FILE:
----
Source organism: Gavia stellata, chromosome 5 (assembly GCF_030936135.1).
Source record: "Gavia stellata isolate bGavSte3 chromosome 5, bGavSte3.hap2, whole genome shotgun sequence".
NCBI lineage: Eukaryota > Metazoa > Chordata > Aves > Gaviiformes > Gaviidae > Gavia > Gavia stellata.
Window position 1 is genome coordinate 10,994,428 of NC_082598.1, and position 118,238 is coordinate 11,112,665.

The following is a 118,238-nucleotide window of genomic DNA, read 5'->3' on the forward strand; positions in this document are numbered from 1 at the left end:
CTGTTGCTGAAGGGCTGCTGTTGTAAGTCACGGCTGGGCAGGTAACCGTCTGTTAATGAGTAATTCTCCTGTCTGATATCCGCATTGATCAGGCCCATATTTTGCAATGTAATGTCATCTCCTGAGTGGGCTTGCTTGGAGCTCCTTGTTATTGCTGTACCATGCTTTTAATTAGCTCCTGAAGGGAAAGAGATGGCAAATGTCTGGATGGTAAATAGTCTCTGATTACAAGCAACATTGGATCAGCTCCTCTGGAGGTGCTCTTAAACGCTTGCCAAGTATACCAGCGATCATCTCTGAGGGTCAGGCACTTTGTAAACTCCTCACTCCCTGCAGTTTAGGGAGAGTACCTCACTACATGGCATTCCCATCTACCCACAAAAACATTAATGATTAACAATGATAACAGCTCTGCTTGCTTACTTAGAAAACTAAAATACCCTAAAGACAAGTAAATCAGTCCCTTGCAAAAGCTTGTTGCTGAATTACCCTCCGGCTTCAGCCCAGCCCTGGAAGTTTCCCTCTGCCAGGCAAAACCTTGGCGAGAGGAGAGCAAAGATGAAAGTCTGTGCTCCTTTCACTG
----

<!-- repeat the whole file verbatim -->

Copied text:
Source organism: Gavia stellata, chromosome 5 (assembly GCF_030936135.1).
Source record: "Gavia stellata isolate bGavSte3 chromosome 5, bGavSte3.hap2, whole genome shotgun sequence".
NCBI lineage: Eukaryota > Metazoa > Chordata > Aves > Gaviiformes > Gaviidae > Gavia > Gavia stellata.
Window position 1 is genome coordinate 10,994,428 of NC_082598.1, and position 118,238 is coordinate 11,112,665.

The following is a 118,238-nucleotide window of genomic DNA, read 5'->3' on the forward strand; positions in this document are numbered from 1 at the left end:
CTGTTGCTGAAGGGCTGCTGTTGTAAGTCACGGCTGGGCAGGTAACCGTCTGTTAATGAGTAATTCTCCTGTCTGATATCCGCATTGATCAGGCCCATATTTTGCAATGTAATGTCATCTCCTGAGTGGGCTTGCTTGGAGCTCCTTGTTATTGCTGTACCATGCTTTTAATTAGCTCCTGAAGGGAAAGAGATGGCAAATGTCTGGATGGTAAATAGTCTCTGATTACAAGCAACATTGGATCAGCTCCTCTGGAGGTGCTCTTAAACGCTTGCCAAGTATACCAGCGATCATCTCTGAGGGTCAGGCACTTTGTAAACTCCTCACTCCCTGCAGTTTAGGGAGAGTACCTCACTACATGGCATTCCCATCTACCCACAAAAACATTAATGATTAACAATGATAACAGCTCTGCTTGCTTACTTAGAAAACTAAAATACCCTAAAGACAAGTAAATCAGTCCCTTGCAAAAGCTTGTTGCTGAATTACCCTCCGGCTTCAGCCCAGCCCTGGAAGTTTCCCTCTGCCAGGCAAAACCTTGGCGAGAGGAGAGCAAAGATGAAAGTCTGTGCTCCTTTCACTG